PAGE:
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The controversial new theory behind what motivated two children to kill James Bulger.

Twenty-five years ago, the brutal murder of a tiny boy in England shocked the world.

On February 12, 1993, 10-year-old boys Jon Venables and Robert Thompson abducted two-year-old toddler James Bulger. He was horrendously tortured and killed before being left by nearby rail tracks.

For years, little was heard from the two boys who became some of the most despised criminals in Britain.

But now, a new documentary titled James Bulger: The New Revelations will take a new look into the minds of Venables and Thompson.

According to news.com.au, the documentary which has just aired in the UK has unveiled a controversial new theory behind the boys’ motives, as it insinuates that jealousy was the catalyst behind their horrendous crime.

Evidence quoted from Thompson’s 2001 parole statement suggested that he had been involved in crime and “causing trouble” from the age of just eight years old.

It was also suggested by the manager of the children’s home where Thompson served his prison term that envy led the then-10-year-old to abduct and murder Bulger.

CCTV footage showed the boys leading the toddler out of the shopping centre. Image: Getty

"I was very struck by the likeness between the youngest child in Robert's family and James," Amanda Knowles said in the documentary.

"Similar age, similar looking child, blue eyes, blonde hair, beautiful," she added.

"I thought about it at the time, and I've reflected on it since, whether there was some connection between a child who had perhaps experiences rejection through the arrival of another child in the family."

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The documentary also suggested that Venables was jealous of the extra attention received by his siblings, who had special educational needs.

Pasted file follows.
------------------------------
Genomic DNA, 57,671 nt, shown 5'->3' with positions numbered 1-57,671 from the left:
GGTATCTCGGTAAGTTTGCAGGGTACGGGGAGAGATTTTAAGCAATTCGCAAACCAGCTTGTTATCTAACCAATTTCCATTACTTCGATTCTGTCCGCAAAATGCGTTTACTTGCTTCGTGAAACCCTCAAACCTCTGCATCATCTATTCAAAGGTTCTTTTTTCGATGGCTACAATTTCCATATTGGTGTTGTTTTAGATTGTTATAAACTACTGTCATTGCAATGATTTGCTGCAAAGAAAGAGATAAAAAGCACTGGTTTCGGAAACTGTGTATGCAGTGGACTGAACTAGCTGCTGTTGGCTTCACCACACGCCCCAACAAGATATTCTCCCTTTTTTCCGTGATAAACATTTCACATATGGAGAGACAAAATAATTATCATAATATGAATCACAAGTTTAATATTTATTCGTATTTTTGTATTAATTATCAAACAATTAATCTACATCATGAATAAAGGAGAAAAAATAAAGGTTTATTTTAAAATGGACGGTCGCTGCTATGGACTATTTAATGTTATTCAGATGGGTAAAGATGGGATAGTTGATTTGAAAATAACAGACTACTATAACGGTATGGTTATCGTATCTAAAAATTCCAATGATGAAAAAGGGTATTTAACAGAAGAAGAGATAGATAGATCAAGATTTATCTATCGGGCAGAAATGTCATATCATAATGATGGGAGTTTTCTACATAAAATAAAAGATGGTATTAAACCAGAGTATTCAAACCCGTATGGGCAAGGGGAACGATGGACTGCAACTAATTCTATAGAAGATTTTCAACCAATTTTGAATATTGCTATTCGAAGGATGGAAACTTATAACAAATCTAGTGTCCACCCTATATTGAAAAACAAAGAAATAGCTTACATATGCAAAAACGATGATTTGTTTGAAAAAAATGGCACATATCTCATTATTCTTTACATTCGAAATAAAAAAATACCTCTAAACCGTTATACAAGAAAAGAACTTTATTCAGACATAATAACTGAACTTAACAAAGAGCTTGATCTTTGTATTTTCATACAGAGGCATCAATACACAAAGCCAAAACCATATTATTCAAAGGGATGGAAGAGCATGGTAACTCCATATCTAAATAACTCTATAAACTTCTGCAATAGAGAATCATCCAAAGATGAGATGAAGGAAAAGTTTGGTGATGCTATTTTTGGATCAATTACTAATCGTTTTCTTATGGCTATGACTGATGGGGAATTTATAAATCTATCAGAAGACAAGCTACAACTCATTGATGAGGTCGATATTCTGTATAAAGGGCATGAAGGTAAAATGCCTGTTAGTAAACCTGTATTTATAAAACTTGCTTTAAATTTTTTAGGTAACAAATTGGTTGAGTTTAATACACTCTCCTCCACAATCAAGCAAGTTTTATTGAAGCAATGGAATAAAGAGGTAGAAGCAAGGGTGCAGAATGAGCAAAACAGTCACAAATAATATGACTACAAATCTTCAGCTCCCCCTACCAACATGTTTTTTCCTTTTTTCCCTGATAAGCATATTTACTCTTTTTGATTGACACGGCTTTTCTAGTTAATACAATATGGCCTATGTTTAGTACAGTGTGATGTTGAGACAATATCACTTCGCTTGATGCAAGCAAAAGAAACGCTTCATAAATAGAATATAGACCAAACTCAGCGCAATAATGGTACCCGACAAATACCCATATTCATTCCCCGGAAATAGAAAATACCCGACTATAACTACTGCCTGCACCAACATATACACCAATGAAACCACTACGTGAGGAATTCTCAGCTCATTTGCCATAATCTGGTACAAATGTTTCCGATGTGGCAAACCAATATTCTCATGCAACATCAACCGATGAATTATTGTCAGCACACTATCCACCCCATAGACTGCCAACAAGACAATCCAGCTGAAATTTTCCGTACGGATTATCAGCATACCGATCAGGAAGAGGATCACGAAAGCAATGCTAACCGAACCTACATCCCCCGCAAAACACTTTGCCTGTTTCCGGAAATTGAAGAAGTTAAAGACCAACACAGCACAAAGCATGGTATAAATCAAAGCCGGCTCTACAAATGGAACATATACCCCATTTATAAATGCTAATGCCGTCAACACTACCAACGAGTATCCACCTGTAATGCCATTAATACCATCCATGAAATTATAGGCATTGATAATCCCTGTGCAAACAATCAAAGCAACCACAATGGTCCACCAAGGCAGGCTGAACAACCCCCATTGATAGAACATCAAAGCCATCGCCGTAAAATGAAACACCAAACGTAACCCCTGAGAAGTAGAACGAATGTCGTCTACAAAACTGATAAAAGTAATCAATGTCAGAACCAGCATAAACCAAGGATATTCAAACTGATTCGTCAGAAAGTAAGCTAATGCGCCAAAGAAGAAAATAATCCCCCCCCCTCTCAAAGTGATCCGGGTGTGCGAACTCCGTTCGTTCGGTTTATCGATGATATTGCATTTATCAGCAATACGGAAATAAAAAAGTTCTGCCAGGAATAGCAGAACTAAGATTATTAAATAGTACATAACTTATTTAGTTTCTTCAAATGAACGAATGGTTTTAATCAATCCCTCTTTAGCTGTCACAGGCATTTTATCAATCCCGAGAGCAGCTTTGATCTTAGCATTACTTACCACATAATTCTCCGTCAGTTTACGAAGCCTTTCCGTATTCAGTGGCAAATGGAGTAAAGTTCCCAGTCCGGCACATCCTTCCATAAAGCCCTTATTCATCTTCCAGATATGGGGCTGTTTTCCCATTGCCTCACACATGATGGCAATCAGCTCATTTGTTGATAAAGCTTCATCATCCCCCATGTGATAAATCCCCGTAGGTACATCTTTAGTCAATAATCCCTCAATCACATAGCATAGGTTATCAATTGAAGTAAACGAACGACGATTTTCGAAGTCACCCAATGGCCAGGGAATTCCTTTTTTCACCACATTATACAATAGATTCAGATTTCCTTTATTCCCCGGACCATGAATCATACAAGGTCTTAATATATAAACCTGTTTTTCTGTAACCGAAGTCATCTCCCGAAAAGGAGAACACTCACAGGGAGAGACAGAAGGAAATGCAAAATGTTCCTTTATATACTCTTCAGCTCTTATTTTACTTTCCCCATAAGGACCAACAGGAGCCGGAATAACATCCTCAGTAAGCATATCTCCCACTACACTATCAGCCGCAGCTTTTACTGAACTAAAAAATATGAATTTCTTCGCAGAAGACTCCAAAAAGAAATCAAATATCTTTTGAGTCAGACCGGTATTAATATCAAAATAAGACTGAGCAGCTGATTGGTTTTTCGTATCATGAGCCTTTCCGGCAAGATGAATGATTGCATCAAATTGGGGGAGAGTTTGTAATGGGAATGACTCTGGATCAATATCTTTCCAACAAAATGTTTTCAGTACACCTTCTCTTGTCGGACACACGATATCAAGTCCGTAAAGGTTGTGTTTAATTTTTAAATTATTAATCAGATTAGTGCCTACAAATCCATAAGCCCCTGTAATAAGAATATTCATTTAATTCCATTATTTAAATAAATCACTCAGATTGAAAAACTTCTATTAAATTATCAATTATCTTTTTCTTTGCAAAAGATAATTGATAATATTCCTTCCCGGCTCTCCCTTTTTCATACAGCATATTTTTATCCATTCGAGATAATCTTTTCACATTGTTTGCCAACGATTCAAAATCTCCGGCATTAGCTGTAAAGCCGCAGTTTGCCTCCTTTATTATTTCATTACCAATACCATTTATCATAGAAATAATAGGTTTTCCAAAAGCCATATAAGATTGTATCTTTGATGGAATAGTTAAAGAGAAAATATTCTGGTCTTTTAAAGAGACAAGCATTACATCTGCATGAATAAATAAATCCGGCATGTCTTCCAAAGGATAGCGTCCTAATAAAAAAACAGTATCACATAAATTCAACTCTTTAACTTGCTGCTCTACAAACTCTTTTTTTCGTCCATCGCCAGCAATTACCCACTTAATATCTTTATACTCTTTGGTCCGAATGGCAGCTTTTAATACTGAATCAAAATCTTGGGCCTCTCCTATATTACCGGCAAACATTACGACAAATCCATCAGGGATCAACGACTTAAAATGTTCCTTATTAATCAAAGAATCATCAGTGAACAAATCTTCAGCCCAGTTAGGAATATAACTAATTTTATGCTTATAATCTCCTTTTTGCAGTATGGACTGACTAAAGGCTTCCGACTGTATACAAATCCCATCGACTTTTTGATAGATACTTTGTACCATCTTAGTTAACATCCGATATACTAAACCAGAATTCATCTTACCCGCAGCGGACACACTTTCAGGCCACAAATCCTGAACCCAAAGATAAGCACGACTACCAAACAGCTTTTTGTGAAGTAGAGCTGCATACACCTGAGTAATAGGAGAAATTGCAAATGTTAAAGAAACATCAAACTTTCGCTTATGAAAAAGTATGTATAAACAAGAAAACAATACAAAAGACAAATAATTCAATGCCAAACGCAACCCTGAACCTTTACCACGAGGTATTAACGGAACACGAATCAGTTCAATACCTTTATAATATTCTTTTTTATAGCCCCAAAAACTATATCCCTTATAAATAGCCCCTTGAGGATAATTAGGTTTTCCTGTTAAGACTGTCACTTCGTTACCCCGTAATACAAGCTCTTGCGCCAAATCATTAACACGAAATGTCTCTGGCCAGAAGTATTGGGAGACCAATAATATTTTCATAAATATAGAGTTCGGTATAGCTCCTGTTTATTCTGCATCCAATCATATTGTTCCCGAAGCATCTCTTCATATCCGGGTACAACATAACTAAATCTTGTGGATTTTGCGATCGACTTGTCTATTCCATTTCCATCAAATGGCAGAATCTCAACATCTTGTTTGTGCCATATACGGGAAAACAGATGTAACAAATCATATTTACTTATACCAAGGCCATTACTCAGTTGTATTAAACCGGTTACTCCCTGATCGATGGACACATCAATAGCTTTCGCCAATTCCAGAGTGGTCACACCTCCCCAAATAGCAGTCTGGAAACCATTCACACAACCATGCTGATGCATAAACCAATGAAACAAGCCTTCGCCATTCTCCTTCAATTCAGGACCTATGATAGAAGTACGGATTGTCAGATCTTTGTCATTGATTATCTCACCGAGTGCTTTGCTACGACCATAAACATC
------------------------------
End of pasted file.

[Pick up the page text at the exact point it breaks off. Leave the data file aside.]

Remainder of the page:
The program described how Venables would strip off all his clothing after returning from court, saying: "I can smell James like a baby smell."

According to The Mirrorthe program also included Thompson sharing his own view of the crime and its aftermath via his parole testimony in 2001.

James Bulger. Image: Getty.

The then-18-year-old said that while he regretted killing James, he couldn’t deny the positive impact it had on his own life and considered himself a “better person” because of it.

“I do feel aware I am now a better person and have had a better life and a better education than if I had not committed the murder,” he told the board, as heard in the documentary.

“There is obviously an irony to this but it is part of my remorseful feelings as well.”

Unlike Venables - who spent three years in jail for breaching his parole in 2010 and is currently behind bars for possessing child abuse material - Thompson has had no known further convictions.

The documentary will speak to several people close to the case and promises to share "new and startling" revelations about the crime.

It is not yet known where the documentary, James Bulger: The New Revelations, will air in Australia.

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